Key Findings Details
The Effect of the Affordable Care Act on the Labor Supply, Savings, and Social Security of Older Americans
Eric French, Hans-Martin von Gaudecker and John Bailey Jones
- We construct a retirement model that includes health insurance, uncertain medical costs, a savings decision, a non-negativity constraint on assets, and a government-provided consumption floor. We model the ACA as a change in government insurance provisions rather than the provision of insurance where none existed before.
- We present evidence that those who cannot keep their employer-provided health insurance when they leave their job tend to remain on their job until age 65.
- Those who can maintain their insurance after they leave their job tend to exit the labor market earlier. This provides evidence that access to health insurance reduces labor supply.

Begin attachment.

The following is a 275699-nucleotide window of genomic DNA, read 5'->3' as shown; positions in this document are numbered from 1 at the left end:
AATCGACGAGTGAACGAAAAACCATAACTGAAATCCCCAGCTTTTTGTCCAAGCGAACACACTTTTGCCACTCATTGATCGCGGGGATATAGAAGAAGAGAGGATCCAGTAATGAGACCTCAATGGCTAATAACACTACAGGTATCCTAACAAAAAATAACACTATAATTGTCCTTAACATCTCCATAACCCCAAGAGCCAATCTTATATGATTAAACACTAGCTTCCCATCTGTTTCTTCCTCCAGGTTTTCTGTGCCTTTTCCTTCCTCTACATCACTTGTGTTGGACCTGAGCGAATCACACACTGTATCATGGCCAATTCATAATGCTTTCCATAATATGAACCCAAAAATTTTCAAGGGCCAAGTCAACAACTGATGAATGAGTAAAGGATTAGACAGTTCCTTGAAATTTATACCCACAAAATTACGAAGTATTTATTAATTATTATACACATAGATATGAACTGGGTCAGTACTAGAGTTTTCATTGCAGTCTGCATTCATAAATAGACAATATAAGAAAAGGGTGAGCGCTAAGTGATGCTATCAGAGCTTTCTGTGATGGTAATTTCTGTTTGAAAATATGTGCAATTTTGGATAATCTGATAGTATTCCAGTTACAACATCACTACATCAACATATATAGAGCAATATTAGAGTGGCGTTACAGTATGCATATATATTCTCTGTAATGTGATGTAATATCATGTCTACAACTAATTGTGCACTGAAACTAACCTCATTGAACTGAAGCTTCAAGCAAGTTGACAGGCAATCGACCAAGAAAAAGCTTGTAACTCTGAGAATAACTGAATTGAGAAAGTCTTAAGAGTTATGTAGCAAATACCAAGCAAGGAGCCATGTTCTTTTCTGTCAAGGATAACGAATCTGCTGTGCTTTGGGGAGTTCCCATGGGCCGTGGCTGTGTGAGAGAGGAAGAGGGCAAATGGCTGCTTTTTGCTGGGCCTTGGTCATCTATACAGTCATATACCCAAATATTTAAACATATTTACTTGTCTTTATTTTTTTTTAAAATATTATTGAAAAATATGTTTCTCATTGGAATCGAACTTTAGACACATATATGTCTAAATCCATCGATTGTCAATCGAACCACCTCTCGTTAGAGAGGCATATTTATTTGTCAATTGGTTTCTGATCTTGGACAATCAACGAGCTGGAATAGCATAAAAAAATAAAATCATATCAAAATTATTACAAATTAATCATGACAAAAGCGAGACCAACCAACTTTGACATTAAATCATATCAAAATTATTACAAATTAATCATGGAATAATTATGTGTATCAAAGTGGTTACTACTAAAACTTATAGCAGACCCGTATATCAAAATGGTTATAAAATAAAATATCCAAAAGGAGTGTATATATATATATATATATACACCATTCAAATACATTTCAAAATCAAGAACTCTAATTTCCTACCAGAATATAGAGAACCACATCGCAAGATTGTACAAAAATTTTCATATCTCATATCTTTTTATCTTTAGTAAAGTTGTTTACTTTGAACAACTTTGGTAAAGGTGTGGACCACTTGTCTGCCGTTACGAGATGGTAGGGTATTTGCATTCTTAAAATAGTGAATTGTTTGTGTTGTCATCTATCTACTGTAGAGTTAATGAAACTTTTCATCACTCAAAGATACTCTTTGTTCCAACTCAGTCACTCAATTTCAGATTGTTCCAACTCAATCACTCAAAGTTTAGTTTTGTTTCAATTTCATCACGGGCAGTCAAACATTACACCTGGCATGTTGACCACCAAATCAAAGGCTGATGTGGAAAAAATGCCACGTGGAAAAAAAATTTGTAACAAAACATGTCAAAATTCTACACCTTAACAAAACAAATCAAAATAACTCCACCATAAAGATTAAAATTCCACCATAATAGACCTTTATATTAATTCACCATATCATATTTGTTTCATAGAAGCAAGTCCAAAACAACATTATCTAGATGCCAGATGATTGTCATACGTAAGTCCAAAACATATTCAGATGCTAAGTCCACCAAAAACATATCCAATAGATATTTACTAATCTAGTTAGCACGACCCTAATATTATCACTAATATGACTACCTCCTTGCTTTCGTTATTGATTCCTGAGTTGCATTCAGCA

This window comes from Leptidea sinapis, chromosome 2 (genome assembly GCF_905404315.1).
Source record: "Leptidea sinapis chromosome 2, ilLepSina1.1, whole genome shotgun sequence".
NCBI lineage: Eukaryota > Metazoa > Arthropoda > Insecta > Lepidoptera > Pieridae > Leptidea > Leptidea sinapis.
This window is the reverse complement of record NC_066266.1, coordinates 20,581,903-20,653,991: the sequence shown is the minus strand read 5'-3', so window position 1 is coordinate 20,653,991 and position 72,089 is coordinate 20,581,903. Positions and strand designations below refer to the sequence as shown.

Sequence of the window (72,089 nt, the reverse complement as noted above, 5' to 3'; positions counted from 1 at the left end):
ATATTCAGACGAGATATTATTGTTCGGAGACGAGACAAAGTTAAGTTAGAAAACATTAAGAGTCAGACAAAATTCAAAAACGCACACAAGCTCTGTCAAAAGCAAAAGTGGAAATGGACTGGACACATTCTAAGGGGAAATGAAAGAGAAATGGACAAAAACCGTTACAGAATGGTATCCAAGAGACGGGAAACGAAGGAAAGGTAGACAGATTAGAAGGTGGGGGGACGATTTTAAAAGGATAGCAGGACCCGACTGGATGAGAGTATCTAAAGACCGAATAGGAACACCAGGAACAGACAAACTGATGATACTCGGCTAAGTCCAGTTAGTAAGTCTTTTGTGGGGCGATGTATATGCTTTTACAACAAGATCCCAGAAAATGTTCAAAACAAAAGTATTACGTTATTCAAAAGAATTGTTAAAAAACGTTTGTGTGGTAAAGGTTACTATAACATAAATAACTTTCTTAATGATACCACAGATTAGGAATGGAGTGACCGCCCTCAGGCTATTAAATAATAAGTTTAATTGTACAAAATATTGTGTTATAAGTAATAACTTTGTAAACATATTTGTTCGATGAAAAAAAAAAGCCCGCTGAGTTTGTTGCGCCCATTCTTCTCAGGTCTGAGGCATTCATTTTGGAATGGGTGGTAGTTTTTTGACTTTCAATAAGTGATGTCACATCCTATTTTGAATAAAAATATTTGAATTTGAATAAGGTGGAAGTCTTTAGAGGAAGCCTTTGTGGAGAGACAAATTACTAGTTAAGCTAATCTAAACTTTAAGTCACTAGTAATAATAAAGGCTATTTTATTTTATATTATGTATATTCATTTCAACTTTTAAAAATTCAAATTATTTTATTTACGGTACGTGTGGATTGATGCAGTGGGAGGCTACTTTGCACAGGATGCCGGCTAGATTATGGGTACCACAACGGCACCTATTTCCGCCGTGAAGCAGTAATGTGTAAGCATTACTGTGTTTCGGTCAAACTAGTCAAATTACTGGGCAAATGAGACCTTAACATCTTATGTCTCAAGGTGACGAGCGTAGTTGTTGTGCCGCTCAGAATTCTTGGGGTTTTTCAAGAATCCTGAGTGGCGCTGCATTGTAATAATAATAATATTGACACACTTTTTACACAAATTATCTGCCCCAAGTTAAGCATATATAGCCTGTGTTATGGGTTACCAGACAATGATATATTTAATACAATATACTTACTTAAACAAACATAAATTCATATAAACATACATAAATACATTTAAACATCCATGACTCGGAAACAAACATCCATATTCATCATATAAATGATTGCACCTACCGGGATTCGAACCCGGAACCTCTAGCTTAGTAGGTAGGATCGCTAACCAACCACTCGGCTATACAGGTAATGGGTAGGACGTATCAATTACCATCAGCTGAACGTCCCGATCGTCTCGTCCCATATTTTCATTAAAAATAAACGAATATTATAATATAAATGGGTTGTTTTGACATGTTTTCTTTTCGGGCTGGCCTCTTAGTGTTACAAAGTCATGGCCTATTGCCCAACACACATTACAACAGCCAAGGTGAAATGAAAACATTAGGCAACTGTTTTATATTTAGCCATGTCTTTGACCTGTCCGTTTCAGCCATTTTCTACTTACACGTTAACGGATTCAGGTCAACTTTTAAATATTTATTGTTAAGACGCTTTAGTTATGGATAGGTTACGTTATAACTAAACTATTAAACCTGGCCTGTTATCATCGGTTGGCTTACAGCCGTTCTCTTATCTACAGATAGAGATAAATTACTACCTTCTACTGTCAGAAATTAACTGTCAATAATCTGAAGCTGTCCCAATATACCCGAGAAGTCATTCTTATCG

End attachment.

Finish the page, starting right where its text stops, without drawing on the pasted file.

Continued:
- We show differences in both total and out-of-pocket medical spending prior to the enactment of the ACA. We show that average total medical spending is high for all groups: Those with no health insurance do not spend much more out-of-pocket than those who have private insurance.
- Those uninsured receive health care through a variety of sources such as worker's compensation and default on medical bills, which we refer to as a "consumption floor," which protects low-income individuals against catastrophic medical spending.
- Those who appear to have the highest resources appear to be those who pay the most for health care, consistent with the view that those with low resources are covered by the consumption floor, whereas those with high resources face the most medical expense risk and might have the largest labor supply responses.